The name of this legendary food shop in the Testaccio neighborhood of Rome is Volpetti, but I’ve taken to calling it “my happy place.”
The Volpetti brothers set up shop here in 1973, offering a pan-Italian variety of products, as well as goods from their own kitchens. It’s beautiful.
I visited the 23rd of December, and the shop was packed with people stocking up for holiday feasts. I hovered at the counter and waited for one of the white-jacketed workers to finish up with other customers, and then we were off.
My guy started offering samples, and I will tell you that it is impossible not to by a hunk of truffled salami after you’ve tasted a slice. He knows this.
I bought that, and a softer roll made from the legendary Cinta Senese pig. The garnished goat cheeses were charming but I honed in on a two-milk Robiola.
Nearby, dried figs dripped with their own invert sugar. I was offered one, and swooned.
(Because of the figs.)
Hams hang from the ceiling, bottles of wine and olive oil and honey and mostarda line the walls, a pastry counter was piled with pannetone and jam-filled crostate. Pistachio-flecked torrone was stacked like cut stone.
Filets of salt cod rested in a cool pool. The guy manning the pizza station seemed heartbroken that I didn’t want a slab.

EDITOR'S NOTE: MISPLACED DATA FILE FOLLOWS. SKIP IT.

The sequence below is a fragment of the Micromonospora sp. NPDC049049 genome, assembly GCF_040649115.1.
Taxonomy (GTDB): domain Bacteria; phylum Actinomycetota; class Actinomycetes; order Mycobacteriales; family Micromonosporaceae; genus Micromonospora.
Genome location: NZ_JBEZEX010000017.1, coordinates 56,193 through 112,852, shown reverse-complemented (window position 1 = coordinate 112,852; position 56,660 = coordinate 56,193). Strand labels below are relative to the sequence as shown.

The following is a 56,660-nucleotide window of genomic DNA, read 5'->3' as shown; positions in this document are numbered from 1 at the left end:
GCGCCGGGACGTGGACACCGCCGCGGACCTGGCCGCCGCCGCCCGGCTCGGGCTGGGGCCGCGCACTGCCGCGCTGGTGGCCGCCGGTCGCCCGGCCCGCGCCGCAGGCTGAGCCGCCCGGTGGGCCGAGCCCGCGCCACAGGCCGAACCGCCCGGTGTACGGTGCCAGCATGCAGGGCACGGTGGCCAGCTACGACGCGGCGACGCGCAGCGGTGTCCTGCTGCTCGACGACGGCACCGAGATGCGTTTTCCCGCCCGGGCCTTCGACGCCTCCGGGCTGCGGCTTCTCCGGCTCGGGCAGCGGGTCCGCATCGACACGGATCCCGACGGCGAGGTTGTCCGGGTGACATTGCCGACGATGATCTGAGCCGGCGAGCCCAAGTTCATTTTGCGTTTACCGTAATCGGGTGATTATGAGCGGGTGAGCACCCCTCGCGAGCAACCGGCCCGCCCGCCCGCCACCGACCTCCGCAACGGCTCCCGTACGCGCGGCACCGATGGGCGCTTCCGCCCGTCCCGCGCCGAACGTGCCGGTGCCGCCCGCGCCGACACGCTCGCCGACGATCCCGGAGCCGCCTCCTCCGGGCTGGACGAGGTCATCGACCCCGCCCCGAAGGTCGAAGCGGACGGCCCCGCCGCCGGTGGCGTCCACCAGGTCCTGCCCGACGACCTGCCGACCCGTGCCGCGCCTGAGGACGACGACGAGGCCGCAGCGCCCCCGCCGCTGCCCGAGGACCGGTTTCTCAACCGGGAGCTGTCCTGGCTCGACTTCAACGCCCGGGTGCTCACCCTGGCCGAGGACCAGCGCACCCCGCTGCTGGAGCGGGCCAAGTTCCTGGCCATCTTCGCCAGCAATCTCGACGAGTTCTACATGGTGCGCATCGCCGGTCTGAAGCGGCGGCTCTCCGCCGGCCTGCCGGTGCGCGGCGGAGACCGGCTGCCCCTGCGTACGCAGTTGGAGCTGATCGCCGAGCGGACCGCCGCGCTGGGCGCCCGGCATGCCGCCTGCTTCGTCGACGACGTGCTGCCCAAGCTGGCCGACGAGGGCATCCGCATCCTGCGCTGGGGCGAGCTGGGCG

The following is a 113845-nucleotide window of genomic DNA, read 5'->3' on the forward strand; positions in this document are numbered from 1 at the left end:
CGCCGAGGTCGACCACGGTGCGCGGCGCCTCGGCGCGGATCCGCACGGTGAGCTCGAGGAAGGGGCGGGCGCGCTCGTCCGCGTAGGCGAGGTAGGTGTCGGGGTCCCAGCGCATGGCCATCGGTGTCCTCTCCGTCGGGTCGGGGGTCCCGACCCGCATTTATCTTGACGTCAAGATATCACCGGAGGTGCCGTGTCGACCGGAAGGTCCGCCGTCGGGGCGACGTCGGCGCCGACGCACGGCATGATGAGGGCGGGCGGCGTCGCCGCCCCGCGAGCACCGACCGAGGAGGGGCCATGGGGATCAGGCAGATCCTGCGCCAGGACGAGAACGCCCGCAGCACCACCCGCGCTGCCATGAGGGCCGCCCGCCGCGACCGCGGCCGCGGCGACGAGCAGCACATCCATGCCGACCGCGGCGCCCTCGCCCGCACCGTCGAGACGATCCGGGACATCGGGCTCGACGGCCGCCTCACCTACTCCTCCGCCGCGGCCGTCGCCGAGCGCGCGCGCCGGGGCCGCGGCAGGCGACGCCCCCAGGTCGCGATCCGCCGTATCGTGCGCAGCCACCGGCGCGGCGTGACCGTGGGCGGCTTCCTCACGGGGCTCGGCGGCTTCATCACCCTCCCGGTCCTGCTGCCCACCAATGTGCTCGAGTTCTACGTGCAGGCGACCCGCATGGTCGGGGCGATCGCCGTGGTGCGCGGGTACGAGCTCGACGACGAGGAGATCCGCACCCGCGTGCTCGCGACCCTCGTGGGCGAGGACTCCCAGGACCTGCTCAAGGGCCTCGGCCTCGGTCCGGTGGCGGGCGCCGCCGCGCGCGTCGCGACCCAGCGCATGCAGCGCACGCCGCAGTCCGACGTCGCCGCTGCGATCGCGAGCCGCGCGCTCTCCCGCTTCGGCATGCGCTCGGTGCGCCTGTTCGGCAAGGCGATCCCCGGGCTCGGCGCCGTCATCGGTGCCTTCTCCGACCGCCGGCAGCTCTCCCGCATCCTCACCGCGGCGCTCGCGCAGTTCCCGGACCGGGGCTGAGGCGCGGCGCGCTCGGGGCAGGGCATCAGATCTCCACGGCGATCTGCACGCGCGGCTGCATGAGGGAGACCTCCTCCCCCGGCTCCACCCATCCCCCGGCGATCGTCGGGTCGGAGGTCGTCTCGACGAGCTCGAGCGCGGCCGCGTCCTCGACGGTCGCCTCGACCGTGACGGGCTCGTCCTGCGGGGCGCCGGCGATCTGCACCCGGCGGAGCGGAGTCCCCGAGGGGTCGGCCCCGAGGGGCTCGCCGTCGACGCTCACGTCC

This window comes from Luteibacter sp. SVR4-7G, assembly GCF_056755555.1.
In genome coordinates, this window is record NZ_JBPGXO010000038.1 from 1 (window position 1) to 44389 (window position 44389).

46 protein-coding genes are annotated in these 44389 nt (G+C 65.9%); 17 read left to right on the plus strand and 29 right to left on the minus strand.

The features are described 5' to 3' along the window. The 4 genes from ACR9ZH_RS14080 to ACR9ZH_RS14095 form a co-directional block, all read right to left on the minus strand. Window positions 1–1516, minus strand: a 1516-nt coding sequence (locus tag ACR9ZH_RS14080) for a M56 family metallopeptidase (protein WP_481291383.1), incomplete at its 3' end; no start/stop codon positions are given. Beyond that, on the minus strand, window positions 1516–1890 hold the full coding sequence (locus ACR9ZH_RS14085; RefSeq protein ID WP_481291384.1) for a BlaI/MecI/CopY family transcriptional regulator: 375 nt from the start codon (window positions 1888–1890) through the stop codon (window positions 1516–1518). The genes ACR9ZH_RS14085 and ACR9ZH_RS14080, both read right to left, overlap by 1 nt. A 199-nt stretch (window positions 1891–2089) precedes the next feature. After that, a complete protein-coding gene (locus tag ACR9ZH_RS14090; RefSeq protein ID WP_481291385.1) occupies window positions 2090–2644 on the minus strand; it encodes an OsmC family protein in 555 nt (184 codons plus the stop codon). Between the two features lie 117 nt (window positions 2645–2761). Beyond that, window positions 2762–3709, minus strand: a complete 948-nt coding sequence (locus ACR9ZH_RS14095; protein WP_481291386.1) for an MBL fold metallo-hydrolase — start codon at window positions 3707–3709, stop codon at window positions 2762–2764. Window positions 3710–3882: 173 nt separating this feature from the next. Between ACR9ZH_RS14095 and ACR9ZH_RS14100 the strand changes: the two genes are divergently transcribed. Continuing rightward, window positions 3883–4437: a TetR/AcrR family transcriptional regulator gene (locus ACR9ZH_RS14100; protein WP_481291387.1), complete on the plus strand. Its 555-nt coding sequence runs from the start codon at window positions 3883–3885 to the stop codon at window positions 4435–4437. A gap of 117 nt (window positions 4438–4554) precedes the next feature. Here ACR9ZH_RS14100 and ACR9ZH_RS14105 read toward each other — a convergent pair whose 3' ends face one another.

The window was filled with fresh pastas and par-fried fritters (including suppli, which will make you want to repent for ever having consumed the cheese sticks at a crappy pub or airport TGI Fridays [don't judge - you've been there, too]).
I served the spoils of this shopping spree to guests on New Year’s eve, forgoing the traditional Parisian feast of foie gras and oysters.
“I went to an amazing shop in Testaccio,” I started explaining to a friend.
“Volpetti. You went to Volpetti,” she said, her eyes getting misty.
Maybe we live in the wrong country.
Volpetti via Marmorata 47, Testaccio, Rome +39 06 5742352 website
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